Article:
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  3. ProfG
    It needs to be a wonder drug at something as it looked pretty rubbish as a DMT.

    Why shouldn't they try it with glaterimer acetate?

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    1. A compound doesn't need to be an effective DMT to be an effective neuroprotectant.
      Glatiramer acetate is a fairly poor DMT in comparison to the newer DMTs such as Alemtuzumab so would be a poor choice in my opinion. That's not to say that Teva might be considering this though!

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  4. Interesting that laquinomod acts on astrocyte but not microglial Nf-kB. Reduction of T-cell egress in corpus callosum and down regulation of pro-inflammatory factors in astrocytes. Given the importance of astrocytes in maintenance of BBB maybe there is increased integrity of BBB using laquinomod.

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    1. I think this unlikely because it is not very good at stopping relapses which is a product of loss of BBB intergrity

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  5. Prof G,

    Please could you explain what you mean by downstream and upstream. Upstream (I'm assuming the first event) could be inflammation and downstream could then be neurodegeneration. Or upstream could be neurodegeneration and downstream is inflammation ( a response to neurodegeneration).

    I haven't seen you his excited since SA won he rugby World Cup. This is either good news or Teva have promised you a Ferrari Dino.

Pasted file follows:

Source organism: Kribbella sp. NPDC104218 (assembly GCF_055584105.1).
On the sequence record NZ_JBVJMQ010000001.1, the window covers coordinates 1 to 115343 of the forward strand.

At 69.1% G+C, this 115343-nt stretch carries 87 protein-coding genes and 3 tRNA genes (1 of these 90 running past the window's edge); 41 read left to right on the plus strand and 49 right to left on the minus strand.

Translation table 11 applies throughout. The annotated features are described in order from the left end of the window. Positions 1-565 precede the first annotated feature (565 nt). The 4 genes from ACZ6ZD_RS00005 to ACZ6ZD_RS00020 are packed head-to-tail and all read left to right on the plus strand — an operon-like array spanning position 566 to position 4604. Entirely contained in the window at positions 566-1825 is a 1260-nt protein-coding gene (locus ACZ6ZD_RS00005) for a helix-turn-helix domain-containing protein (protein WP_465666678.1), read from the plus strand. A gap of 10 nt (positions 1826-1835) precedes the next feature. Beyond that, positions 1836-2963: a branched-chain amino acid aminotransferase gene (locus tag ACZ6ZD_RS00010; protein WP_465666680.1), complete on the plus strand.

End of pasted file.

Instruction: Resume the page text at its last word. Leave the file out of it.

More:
How will Laquinimod compare with amilioride etc. in terms of neuro protection?

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    1. The upstream downstream analogy refers to inflammation; I could have used base of the pyramid or top of the pyramid analogy as well.

      The current dogma is that everything in MS can be explained by inflammation or the inflammatory cascade. Therefore if you stop the cascade you stop downstream events such as neurodegeneration. Therefore if your drug is too powerful and switches off inflammation you can't really assess whether or not it is neuroprotective. What is interesting about laquinimod is that it is not that effective at switching off inflammation (relapses and MRI activity), but appears to be effective downstream at delaying or slowing neurodegeneration.

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  6. I think laquinimod is before NICE at the moment to consider its clinical efficacy in RRMS. As they are looking at its effect on relapse rates as well as disability, are they likely to refuse it as its not very good at preventing relapses? Presumably they can't consider its neuroprotective qualities as that wasn't the basis of Teva's application? Would the application to NICE have to start all over again on the basis of its neuroprotective appeal rather than anti-inflammatory? There's a lot of people in the RRMS community who are now on good anti inflammatories and looking for the next step- and not wanting to wait years for the beaurocracy to catch up.
    Also, I believe laquinimod has a good safety profile, but in the submission to NICE its stated that the mechanism of action 'directly modulates the CNS resident parenchymal cells which may reduce infiltration of leukocytes into the CNS'. Doesn't this raise the ugly head of PML?